She perched on the desktop, letting her long legs dangle as she studied him. “So. Do you have a resume I can look at?” She grinned. “I’m assuming you have… experience.”
There it was again – that sly smile, the way that every word out of her mouth seemed to have two meanings.
He pulled his resume out of the portfolio. She wiped a hand off on the apron tied around her hips, and took the paper, scanning it. She let out a low whistle.
“Impressive. But I don’t think I can hire you.”
He blinked. She couldn’t have heard about what happened at Le Chapeau – Phillip wouldn’t have said anything that blatant, not to someone like this. Any other restaurant owner would be afraid of a lawsuit, for potential slander, but Phillip wouldn’t be – his family’s flesh-eating lawyers would make him feel pretty safe there. But it had only been two weeks. Phillip had already spread the word to the four-star class restaurants in San Francisco.
Even in the restaurant community’s hyper-speed grapevine, it would take longer two weeks to filter to an off-the-radar place like this.
“May I ask why?” he said, keeping his tone even.
“Graduated with honors from the CSA, helped open one of the most expensive and celebrated restaurants in the city, written up as one of the top ten hottest chefs in Bon Appetit and Saveur magazines?” She shook her head. “You don’t want a job here.”
“I wouldn’t apply here if I didn’t,” he said, not wanting to add I can’t get a job anywhere else at the moment, short of a diner. “I’m looking for a change.”
Her eyebrow quirked up expressively. “This isn’t a change, this is a step down for someone of your… stature.” Her tone was sarcastic. “And the job is a sous chef, not a head chef. We’ve already got one of those here.” She paused. “Me.”
He shrugged. Head chef or no, she could use a good second-in-command sous chef, from the looks of the chaotic kitchen. “I don’t mind.” It was just temporary, anyway.
“Well, I do,” she said, and her tone turned sharp. “I don’t need a chef who’s got a lot of credentials and just yells orders. I need a working line chef, somebody who can get it done. Not somebody who just looks good in a suit.”
“Leon Grunning sent me,” he drawled, keeping his anger at bay. “If I could work for him, I suppose I could manage to make myself useful.”
Her expression softened immediately. “Leon sent you?”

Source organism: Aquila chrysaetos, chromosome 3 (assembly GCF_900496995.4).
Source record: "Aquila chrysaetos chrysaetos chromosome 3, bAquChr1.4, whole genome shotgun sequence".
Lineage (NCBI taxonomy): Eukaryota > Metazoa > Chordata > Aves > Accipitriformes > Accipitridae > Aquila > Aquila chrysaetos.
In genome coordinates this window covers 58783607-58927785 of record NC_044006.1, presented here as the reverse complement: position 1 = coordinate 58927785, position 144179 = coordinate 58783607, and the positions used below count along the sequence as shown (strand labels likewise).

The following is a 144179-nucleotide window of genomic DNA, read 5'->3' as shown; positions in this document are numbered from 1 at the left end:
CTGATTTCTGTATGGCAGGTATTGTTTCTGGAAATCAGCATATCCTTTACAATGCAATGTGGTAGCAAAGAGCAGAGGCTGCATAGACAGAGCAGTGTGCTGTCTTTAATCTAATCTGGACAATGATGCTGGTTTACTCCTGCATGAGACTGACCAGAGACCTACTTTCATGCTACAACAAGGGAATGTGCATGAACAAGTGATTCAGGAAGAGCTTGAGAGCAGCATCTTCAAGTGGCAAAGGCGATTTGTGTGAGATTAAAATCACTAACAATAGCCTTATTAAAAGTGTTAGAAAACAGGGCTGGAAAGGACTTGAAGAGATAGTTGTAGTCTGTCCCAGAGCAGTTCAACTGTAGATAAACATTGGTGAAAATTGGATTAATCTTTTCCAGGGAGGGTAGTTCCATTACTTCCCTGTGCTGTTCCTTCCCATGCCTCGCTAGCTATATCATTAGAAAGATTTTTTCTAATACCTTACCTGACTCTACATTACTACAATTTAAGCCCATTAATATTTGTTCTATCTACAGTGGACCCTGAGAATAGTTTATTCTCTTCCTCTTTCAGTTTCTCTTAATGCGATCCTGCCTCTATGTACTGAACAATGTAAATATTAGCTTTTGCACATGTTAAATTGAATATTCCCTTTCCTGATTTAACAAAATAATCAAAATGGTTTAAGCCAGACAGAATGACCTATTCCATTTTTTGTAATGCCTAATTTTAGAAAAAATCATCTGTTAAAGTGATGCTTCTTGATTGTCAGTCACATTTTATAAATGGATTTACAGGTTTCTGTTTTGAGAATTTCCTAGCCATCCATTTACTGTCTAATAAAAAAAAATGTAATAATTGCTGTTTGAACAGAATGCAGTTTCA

“He’ll give you a letter of recommendation if you need one.”
She shook her head. “I’ll just give him a call. I was going to call him at the end of this week, anyway,” she said, surprising Nick – Leon had been a tough sonofabitch as a teacher, and few students stayed in contact with him. He wondered when Mari had graduated – and how she herself had done in the “CSA’s” rigorous program.
“Okay.” She got up off the desk.
“Okay, I have the job?”
“Okay, you get a trial run.” She adjusted her apron. “Leon’s word means a lot to me… but the restaurant means a lot more. I see how you work with my crew first, then you’re in.”
Five years with a top-ranked restaurant, and here he was, trying out like some novice? Oh, man, if I didn’t need this job…
But he did need this job.
“When do I start?”
She looked him up and down. “Well, tonight’s as good a night as any.”
He stared down at his clothes, aghast. This was a Prada suit, for God’s sake! “Tonight? But I’m not dressed…”
She grinned, and he realized she was taking acute pleasure in his discomfort, so he shut his mouth. She was trying to prove a point. Well, he would pay for dry-cleaning. Hell, he’d sacrifice the suit if he had to. When his plans were finished, he’d be able to buy five more if he wanted. “Tonight’s fine,” he said curtly.
“Great.” She walked over to a cupboard, pulled out an apron and a chef’s toque, a smaller hat than he was used to. “You’ll be working the line… setting up the ‘meez’, expediting orders, whatever else I need you to do,” she said.
The “meez” or mise-en-place was the set up of basic ingredients. So she was going to have him chopping onions and the like, and calling out orders.
He’d show her, he thought.
He pulled off his coat off and placed it on the desk. Then he removed his suit jacket and rolled up his sleeves, pulling on the apron. “Where do you want me?” he said.
She smiled, a wicked, sensual smile that he was sure was unconscious, even if it sent a blast of heat through his system.
“I haven’t determined if I want you yet or not,” she said slowly, the smile mocking him. “But you’ll be the first to know.”
He was tired, too tired to play games. He stepped up to her until they were only inches apart, gratified by the way her blue eyes widened like saucers.
“Trust me,” he said, in a low voice. “You’ll want me.”
They stood like that for a moment, face to face, challenging. And could have cooked something just from the sudden, inexplicable heat between them.
She was the one who broke eye contact first. Her smile faltered slightly, then came back in full force.
“Well, then… stud,” she said. “Come on. Let’s see if you’re everything you think you are.”